At Shortened Camp, Students Take the Lead

Students cook s’mores for an evening activity. Photo by David Cutler ’02.

Students experienced a shortened time at camp before the first full week of classes, following a controversial administrative decision last spring.

Freshman, sophomores and juniors departed Thursday for the normal Friday afternoon return, with just one overnight at Camp Windgate Kirkland in Yarmouth, Massachusetts. Seniors departed a day earlier, as per usual, but still returned to campus with the rest of the grades. Typically, the graduating class experiences three nights away.

Even with less time at camp, students assumed more leadership roles by coordinating various activities, including Brimmer Go, a play of Pokémon Go in which teams searched for teachers around the property to complete challenges and earn points.

Students also orchestrated the annual water balloon toss, won by Michael Donahue ‘19 and Justin Ewing ‘19. For an evening activity, Geo Echebiri ‘18 and Michelle Levinger ‘19 called out items students hopefully had gathered from their lodges to earn points toward bags of candy.

“We had great participation, even from students who don’t typically assume leadership roles,” says Echebiri, who lead the camp organization. “I feel fine about camp being shortened, especially since students had more flexibility with their free time.”

Last April, The Gator wrote a contentious editorial which criticized the administration’s decision. “Simply put, one night away is insufficient to cement cohesion,” the editorial board wrote. “Indeed, much of what makes Brimmer special is not only the bonds formed between peers, but also between students and teachers.”

One reason for the change, Upper School Head Joshua Neudel told The Gator for its news coverage, was that a shortened trip would help prevent tiredness before the first full week of classes. “We want everyone to be at their best,” he was quoted as saying.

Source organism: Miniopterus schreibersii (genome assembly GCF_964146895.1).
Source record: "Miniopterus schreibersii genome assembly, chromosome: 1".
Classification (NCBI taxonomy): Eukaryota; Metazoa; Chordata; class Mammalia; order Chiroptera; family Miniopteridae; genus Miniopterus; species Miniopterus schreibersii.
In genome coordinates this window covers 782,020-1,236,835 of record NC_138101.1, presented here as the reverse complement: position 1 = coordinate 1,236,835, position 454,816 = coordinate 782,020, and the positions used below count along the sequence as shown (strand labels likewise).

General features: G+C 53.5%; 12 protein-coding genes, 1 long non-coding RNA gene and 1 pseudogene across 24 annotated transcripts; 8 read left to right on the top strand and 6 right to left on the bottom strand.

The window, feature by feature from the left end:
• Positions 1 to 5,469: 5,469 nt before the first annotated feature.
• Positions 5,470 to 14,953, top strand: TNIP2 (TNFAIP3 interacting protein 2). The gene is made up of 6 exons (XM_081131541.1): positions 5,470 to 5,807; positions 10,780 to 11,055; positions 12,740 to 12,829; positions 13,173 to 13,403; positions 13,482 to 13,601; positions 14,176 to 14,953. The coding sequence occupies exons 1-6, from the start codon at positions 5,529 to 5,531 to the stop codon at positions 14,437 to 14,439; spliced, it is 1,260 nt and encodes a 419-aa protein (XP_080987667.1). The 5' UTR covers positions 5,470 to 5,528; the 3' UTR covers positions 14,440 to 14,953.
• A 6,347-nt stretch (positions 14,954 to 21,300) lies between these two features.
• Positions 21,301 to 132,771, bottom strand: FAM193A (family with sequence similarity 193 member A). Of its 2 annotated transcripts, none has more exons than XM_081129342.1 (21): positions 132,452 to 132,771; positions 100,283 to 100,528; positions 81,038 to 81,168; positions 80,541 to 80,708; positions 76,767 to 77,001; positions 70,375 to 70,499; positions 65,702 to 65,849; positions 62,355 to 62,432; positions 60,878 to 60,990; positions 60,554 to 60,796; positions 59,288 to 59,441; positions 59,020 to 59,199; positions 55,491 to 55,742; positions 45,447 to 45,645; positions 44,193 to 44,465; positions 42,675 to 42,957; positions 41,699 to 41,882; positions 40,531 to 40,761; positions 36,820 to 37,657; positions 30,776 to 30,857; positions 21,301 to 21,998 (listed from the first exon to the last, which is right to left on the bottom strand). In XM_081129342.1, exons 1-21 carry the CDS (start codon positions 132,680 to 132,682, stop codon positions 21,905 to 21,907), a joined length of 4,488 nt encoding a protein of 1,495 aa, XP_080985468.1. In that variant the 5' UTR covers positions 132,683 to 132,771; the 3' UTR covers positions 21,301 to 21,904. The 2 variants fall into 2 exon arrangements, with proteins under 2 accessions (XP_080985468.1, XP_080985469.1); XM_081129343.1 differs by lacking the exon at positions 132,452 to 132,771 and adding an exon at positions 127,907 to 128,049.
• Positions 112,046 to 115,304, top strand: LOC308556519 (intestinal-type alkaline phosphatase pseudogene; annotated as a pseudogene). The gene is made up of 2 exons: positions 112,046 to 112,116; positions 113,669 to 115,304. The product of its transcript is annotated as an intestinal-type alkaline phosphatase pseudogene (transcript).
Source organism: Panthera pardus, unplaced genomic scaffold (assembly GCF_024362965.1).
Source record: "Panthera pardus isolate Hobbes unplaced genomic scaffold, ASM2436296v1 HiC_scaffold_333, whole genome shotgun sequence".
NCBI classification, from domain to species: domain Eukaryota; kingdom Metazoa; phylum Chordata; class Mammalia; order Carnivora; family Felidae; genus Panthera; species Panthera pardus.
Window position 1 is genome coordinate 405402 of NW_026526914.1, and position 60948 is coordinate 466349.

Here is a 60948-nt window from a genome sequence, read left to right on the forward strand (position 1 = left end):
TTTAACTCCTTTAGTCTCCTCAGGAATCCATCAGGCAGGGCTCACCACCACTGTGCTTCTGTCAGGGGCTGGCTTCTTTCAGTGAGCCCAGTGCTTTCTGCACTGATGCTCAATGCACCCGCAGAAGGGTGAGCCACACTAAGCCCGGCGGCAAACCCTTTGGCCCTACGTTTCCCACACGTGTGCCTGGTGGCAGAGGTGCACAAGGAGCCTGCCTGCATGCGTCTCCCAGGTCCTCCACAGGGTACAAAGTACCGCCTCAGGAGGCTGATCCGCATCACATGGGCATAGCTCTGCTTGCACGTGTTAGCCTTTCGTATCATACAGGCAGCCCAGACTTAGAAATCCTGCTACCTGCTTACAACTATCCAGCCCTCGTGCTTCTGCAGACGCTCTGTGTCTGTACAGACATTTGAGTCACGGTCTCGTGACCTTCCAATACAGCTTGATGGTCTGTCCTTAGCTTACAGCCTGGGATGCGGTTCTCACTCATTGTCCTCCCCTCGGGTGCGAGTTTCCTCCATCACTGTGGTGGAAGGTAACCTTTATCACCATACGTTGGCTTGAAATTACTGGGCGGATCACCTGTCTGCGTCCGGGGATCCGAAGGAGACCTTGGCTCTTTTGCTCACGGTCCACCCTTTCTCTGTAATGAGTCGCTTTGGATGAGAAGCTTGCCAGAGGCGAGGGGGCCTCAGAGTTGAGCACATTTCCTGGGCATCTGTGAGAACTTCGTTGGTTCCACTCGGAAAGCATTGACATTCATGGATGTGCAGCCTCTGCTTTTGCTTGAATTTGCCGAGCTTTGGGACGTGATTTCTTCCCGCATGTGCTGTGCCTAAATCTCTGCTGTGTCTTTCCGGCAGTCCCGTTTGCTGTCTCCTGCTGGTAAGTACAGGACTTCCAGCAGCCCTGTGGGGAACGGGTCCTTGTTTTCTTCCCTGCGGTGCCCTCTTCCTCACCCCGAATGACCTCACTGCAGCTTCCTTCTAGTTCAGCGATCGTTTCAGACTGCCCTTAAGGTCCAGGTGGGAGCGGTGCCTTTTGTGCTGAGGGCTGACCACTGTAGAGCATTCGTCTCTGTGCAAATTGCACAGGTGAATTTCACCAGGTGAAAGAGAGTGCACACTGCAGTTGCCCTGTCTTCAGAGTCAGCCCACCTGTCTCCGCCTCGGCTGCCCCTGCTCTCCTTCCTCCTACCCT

In a letter to the editor, Neudel criticized The Gator’s coverage. “The original article did not contain the full reasoning for the changes and lacked the details necessary to give readers a full understanding,” he wrote, before copying a letter he composed to parents about making way for new “programming formats and additional programs.”

Returning from camp this year, Genevieve Collins ’18 said, “I liked how the seniors still had an extra day, but I feel like the underclassman and juniors didn’t have as much time to bond.”

Sita Alomran ‘19 said, “I like that camp was short and quick, even though we missed some activities.”

Math teacher Peter Slaski said, “I thought it was fun. I feel like we still did all the activities we normally would in two days, and I felt just as exhausted coming home on Friday as I normally do. I definitely didn’t miss spending an extra night sleeping in a bunk.”

English Language Support teacher Matt Vaughan said, “I think it was good. It was a well-balanced way to start the year. It’s a lot to ask of teachers to start the first week of school and immediately pack your backs to go sleep in bunk beds for two days. We still had that bonding experience.”

Leave a Reply